The Romanian Protest Marathon

Romania three weeks into anti-corruption protests

22 days have passed since the first in a series of  protests took place in Romania. Citizens of the capital Bucharest and of other major cities have been fighting the winter cold, snow and rain  every day for longer than three weeks now, defending a legal system and a society with zero tolerance of corruption. It all started with an emergency ordinance passed by the Government on 31st January, which was meant to decriminalise offences involving sums of less than 200,000 lei, equivalent to approximately €44,000. Although the Prime Minister finally agreed to withdraw the decree following the first week of protests, the public unrest did not settle, and the protests continued.

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The ordinance had sparked outrage among Romanians ever since the newly appointed Government drafted it, with the alleged purpose of improving the living conditions in the country’s overcrowded prisons. However, as numerous members of the ruling party and influential people from within its circles have either been already convicted or are now tried for corruption offences, it was mostly believed that the document had a completely different aim. Prior to 31st January, President Klaus Iohannis, currently the major force of opposition in Romania, attended a meeting of the Government, in this way preventing the cabinet from passing the decree that very day. However, the Government persisted and adopted the ordinance not long after that, during a meeting which took place at night, thus further fuelling the furious reaction of the citizens.

emergency ordinance = Noterlass

to decriminalise = entkriminalisieren

offences = Straftaten

to withdraw = zurückziehen

decree = Erlass

public unrest = öffentliche Unruhen

to spark outrage = Empörung hervorrufen

to appoint = einsetzen

to draft = entwerfen

alleged = angeblich

overcrowded = überfüllt

ruling party = Regierungspartei

to convict = verurteilen

to try sb for sth = jdn für etw vor Gericht stellen

to persist = bestehen bleiben

to fuel = schüren

furious = wütend

After the announcement of the ordinance’s withdrawal, the protesters, who had lost any trust in their government and doubted that the decree would actually be abrogated, did not stop protesting in Romania’s main cities. Although they initially targeted the emergency ordinance decriminalising corruption offences, the mass demonstrations gradually changed their focus towards demands for the resignation of the Minister of Justice and ultimately for that of the entire Government. The Minister of Justice resigned on 9th February, but the cabinet did not.

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With the Government showing no intention of stepping down, the protests continue into their fourth week. During all this time, besides the unfavourable weather conditions, the protesters have also been facing direct attacks and offences from members of the ruling party circles through both social media and privately owned television channels, where different scenarios claiming the manipulation of the demonstrators by foreign forces have been promoted. Furthermore, the electorate of the ruling party has in the meantime started its own protests against Romania’s President.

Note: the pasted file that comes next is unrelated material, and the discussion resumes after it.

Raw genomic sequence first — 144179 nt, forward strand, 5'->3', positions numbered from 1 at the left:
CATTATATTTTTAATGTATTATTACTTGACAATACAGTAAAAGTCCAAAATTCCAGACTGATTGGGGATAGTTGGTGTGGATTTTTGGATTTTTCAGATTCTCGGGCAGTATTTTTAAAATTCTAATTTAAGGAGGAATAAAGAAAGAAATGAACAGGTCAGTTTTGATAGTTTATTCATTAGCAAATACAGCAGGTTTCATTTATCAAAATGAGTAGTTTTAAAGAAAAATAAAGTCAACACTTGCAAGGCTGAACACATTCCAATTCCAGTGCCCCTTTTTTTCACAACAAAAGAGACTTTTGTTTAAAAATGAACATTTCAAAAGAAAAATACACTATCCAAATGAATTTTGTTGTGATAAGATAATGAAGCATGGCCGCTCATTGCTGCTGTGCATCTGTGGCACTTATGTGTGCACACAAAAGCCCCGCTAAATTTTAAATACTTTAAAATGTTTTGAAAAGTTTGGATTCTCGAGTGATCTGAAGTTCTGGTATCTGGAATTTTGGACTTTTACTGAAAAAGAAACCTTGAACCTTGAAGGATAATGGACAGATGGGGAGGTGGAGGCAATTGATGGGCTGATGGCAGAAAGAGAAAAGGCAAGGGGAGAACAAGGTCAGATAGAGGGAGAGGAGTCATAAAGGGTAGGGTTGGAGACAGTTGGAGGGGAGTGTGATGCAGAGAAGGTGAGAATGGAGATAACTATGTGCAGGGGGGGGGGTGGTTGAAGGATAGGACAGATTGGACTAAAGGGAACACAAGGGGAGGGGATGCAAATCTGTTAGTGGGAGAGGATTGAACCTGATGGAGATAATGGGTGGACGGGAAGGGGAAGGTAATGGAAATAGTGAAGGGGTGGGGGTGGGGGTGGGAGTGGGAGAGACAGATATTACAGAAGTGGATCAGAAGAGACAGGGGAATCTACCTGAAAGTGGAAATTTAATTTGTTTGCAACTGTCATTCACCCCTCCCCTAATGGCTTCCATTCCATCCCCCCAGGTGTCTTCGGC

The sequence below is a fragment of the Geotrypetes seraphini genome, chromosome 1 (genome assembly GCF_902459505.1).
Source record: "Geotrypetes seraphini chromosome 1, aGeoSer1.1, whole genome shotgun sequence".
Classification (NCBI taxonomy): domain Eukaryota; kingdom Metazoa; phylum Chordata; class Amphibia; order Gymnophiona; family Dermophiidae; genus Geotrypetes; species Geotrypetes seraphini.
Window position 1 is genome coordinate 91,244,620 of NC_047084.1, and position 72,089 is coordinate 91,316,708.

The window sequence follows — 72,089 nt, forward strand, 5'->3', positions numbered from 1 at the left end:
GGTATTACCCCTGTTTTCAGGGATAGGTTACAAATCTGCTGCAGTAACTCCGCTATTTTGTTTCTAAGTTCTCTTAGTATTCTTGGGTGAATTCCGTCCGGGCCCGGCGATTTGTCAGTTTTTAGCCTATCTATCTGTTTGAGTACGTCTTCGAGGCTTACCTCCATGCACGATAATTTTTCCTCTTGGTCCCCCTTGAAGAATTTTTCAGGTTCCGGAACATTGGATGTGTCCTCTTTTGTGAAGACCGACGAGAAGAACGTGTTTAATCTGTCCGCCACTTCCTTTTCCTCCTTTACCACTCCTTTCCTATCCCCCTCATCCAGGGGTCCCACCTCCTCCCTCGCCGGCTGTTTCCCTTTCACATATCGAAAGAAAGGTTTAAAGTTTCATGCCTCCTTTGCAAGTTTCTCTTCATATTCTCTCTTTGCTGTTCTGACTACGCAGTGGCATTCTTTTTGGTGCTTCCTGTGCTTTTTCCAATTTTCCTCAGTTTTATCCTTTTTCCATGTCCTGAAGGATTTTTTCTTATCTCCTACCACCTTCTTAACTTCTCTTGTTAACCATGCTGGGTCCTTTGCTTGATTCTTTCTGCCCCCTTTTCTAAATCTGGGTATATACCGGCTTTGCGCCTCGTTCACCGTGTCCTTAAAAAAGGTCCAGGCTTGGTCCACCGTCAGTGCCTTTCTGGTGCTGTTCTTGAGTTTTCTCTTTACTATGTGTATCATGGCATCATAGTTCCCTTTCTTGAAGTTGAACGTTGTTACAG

to doubt that sth will happen = daran zweifeln, dass etw geschehen wird

to abrogate sth = etw aufheben

to target sth = etw anvisieren

demands = Ansprüche

resignation = Rücktritt

to step down = zurücktreten

unfavourable = ungünstig

to claim = behaupten

to promote = fördern

electorate = Wählerschaft

Although the anti-governmental protests do not see hundreds of thousands of attendants anymore, as they did in their first week (with a record of 600,000 participants in the entire country on Sunday, 5th February), groups of people continue to gather in front of the Government building every day. These ongoing protests have been showing a civic engagement of the Romanian people only comparable to that which brought about the fall of the communist regime through the Revolution of 1989. Citizens from all walks of life have been tirelessly coming together to defend the fight against corruption, which had been showing significant progress in the last few years prior to the current Government’s attempts to weaken it. Throughout the weeks of protests, the demonstrators have been supporting each other with free tea, sandwiches and fruit, while the gendarmes observing the events were offered flowers as a sign of appreciation and a symbol of peaceful cooperation. Whether or not their immediate demand, namely the resignation of the government, will be answered to, the protesters have obtained the President’s promise of a national referendum on the fight against corruption, and, most importantly, a sense of unity and responsibility in defending the higher values that they want for their state and its people.

to gather = sich versammeln

ongoing = fortlaufend

civic engagement = bürgerschaftliches Engagement

to bring about = hervorrufen

from all walks of life = aus allen Berufen

tirelessly = unermüdlich

to weaken = angreifen

appreciation = Anerkennung

referendum = Abstimmung

values = Werte

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